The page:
It won’t replace the national NHS app.
The new service aims to support efforts to stop the spread of coronavirus.
The County Council and Oxfordshire’s five district councils will work to contact people that the NHS test and trace national system is unable to reach.
If local call handlers can’t get through either then trained staff from the City and district councils will visit cases at home and deliver letters explaining why they’re trying to get in touch and asking people to contact the call centre.
Oxfordshire County Council Public Health Consultant Adam Briggs said: "Our local contact tracing system provides another layer of support to help control COVID-19 in Oxfordshire
"If you are contacted, it will be a locally based person on the other end of the phone. They will talk to you about what you need to do to protect your friends and family whilst isolating, and about what support is available nearby.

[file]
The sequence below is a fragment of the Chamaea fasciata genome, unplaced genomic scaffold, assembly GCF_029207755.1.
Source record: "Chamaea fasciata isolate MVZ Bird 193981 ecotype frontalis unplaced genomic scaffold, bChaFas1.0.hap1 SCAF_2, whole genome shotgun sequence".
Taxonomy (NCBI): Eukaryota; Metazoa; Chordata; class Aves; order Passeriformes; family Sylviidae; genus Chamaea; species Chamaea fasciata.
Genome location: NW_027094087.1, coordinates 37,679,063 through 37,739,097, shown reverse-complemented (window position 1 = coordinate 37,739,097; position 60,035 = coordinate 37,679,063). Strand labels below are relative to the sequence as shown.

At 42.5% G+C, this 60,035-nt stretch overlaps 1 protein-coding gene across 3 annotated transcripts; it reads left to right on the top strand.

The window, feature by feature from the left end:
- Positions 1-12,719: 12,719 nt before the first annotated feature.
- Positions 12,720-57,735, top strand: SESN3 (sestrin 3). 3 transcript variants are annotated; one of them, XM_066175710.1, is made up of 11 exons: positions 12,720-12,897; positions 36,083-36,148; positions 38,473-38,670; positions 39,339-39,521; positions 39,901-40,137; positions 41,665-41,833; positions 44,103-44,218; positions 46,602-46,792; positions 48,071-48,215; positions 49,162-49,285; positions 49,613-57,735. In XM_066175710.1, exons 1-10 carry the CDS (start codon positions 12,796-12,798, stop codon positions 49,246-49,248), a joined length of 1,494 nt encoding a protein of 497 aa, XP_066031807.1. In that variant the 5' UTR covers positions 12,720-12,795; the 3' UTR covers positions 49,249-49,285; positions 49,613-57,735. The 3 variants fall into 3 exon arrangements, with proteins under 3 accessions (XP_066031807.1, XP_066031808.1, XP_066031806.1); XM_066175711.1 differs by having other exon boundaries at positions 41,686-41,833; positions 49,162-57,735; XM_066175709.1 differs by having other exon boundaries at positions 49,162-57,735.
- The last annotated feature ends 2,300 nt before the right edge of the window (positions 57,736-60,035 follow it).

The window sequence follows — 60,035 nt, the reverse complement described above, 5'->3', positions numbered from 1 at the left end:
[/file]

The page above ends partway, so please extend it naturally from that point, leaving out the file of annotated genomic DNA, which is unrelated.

"The overall aim is simple - to limit the transmission of COVID-19. By isolating when you have symptoms, getting a test, and picking up the phone when we call, we will give ourselves an even better chance to #stopthespread."
In a statement, Oxford Green Councillor Dick Wolff said he welcomed the decision, but thinks data quality needs to be improved: "From the outset, contract tracing lacked the local on-the-ground support that is so essential to achieving a high contact rate. This joint initiative by Oxfordshire's Councils is therefore very welcome. But, importantly, efforts now need to go into improving data quality and availability. Without this the best contact tracing system will fail to find those at risk of infection. What this means is that premises have to be responsible and display QR and residents have to be diligent about checking-in."
The service will run seven days a week and text messages will also be sent to people with mobile phones telling them to expect a call.